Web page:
BY MARTA HEPLER DRAHOS firstname.lastname@example.org
Traverse City Record-Eagle
---- — TRAVERSE CITY — Gunnar Nyblad may be “outlaw” country music singer David Allan Coe’s biggest fan.
“Every time he’s performed, I’ve never missed it. I’m right up there and taking notes,” said Nyblad, whose band, Gunnar and The Grizzly Boys, opens for Coe Saturday at Streeters’ Ground Zero. “I never take him for granted. I tell the guys he’s not going to be around forever and we can be the band to carry on the kind of music his fans like.”
Coe achieved popularity in the 1970s and ‘80s with songs like “Mona Lisa Lost Her Smile” and “You Never Even Called Me by My Name,” both of which are still “hugely strong,” said local country radio personality Cary Carlson. Also a talented songwriter, Coe penned the number one hit songs, “Take This Job and Shove It” and “Would You Lay With Me (In a Field of Stone),” covered by Johnny Paycheck and Tanya Tucker.
But his outrageous performances and lifestyle — he once lived in a hearse, spent several years in prison, and sometimes rode a Harley-Davidson motorcycle on stage and cursed at his audience — made Coe too rogue for mainstream country.
“He’s had his foot in folk and rock and hung out with an outlaw band that was kind of on the outskirts of country,” said Carlson, midday show and music director for WTCM Radio in Traverse City. “But he’s one of those performers people go to see over and over. He has a huge, loyal live following.”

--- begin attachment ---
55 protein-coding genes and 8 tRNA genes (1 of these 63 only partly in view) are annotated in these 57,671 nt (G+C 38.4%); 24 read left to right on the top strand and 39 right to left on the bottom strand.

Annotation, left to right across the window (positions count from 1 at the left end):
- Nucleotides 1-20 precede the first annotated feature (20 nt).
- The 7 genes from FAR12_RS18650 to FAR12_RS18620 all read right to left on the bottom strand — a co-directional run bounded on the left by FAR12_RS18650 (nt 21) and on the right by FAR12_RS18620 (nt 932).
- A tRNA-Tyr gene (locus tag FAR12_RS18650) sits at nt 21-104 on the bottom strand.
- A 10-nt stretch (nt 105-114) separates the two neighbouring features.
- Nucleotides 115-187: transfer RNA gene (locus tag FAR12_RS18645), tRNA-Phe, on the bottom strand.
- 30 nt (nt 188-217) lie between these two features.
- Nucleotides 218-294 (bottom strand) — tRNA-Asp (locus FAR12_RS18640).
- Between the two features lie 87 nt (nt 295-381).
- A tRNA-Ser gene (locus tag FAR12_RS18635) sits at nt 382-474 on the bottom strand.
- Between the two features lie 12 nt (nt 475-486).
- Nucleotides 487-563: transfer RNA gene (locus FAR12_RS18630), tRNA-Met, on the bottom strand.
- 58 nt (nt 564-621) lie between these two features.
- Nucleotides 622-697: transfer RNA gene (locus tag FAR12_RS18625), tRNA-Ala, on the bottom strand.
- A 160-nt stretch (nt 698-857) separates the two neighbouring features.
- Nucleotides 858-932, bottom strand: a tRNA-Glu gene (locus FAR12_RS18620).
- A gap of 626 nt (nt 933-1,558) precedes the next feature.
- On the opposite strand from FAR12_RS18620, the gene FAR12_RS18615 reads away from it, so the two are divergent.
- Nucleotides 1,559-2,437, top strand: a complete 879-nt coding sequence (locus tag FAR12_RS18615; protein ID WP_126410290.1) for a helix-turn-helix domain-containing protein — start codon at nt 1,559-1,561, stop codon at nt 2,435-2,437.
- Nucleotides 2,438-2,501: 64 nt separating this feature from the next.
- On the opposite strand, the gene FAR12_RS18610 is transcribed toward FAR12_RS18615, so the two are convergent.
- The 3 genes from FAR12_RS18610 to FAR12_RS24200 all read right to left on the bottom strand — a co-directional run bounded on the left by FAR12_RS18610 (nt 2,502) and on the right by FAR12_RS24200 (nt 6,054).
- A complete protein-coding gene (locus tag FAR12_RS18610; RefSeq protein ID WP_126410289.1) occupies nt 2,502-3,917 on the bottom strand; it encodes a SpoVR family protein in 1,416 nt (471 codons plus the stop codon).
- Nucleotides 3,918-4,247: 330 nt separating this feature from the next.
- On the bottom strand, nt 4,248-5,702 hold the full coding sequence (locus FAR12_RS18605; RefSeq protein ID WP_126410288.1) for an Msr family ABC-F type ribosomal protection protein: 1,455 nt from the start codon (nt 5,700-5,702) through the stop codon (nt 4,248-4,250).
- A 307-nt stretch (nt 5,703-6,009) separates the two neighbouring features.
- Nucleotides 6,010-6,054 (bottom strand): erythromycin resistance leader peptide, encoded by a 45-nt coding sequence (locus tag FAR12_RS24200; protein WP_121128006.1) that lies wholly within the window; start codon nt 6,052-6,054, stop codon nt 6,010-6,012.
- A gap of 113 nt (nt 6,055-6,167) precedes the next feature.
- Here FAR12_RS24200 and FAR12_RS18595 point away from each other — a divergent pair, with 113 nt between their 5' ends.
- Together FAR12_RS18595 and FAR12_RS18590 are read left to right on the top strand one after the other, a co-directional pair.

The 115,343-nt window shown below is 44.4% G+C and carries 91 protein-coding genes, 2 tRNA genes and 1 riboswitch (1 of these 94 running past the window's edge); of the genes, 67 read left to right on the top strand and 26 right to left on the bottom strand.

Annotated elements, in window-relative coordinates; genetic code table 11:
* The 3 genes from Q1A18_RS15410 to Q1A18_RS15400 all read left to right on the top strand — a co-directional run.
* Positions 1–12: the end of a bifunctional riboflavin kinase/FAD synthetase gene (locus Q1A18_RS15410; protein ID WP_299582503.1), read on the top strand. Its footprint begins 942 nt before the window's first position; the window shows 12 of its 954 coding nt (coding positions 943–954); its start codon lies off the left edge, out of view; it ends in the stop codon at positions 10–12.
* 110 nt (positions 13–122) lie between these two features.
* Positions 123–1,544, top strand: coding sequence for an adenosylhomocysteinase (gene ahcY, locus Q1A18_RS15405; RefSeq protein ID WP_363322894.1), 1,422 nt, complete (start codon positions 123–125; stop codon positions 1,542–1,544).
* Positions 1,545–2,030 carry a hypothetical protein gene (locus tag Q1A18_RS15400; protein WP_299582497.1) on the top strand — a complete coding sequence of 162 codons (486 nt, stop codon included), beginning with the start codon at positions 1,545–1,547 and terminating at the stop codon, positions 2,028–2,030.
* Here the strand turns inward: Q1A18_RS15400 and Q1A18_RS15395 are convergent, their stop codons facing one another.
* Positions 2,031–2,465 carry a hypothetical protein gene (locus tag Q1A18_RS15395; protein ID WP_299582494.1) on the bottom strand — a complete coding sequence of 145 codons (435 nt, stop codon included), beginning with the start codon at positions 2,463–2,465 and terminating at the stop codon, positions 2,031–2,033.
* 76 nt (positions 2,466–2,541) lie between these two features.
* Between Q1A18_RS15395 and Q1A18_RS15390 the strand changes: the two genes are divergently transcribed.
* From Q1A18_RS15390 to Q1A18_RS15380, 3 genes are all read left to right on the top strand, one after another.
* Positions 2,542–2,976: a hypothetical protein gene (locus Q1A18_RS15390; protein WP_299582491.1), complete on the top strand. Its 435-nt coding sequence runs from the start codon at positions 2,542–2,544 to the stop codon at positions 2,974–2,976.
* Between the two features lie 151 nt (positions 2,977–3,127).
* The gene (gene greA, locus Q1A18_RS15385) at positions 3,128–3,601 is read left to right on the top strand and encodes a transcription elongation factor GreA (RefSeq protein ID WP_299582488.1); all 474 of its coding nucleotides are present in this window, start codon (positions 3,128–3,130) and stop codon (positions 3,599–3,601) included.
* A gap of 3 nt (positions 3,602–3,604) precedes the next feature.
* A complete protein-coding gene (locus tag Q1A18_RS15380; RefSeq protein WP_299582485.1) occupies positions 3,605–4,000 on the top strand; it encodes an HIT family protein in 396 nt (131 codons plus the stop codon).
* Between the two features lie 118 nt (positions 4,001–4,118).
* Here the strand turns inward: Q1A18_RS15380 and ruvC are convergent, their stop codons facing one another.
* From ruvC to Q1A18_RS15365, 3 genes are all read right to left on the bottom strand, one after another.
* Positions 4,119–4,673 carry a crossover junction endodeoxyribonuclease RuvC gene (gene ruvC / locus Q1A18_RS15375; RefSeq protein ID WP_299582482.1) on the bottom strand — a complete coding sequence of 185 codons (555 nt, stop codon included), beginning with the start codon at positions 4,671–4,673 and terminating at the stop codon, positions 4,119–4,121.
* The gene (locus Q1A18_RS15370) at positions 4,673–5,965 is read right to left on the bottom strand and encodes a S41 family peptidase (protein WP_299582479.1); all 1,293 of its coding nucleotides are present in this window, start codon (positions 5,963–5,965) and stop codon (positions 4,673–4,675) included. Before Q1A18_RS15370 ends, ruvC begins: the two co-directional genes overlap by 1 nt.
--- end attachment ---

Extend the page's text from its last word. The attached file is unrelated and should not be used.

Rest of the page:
That following includes Nyblad, frontman for the Grand Rapids-based Gunnar and The Grizzly Boys. The band formed in 2009 while its members were students at Michigan State University, and since has played its high-energy brand of Americana country rock around Michigan and the Midwest.
“We’re a little more traditional, but we definitely draw a lot of influences from David Allan Coe’s music,” said Nyblad, whose band opened for Coe at Streeters last year and is touring with him this year for several Michigan performances. “We’re someone his fans can turn to for the same kind of music.”
The Grizzly Boys’ 2010 debut album, “Homegrown,” and recent EP, “Country My Whole Life,” highlight the songwriting skills of Nyblad, a fruit farmer with his family’s company.
“I live on a 160-acre farm four miles from downtown Grand Rapids,” said the musician, whose family also has orchards on Old Mission Peninsula. “Most songs are either conceived or even finished while I’m driving the tractor. I’ll spend countless hours maintaining and spraying the apple trees. It’s like when you go on a long drive and you mind is free to entertain itself. Luckily my mind thinks of different, funky ways to write songs.
“I always look forward to the spring. It’s a nice season. I don’t know how or why it happens, but there’s always a good crop of songs that come out of spring.”
Advance tickets for Saturday’s show, also featuring Tommy Steele, are $22 plus fees at groundzeroonline.com. Doors open at 7 for the 8 p.m. show.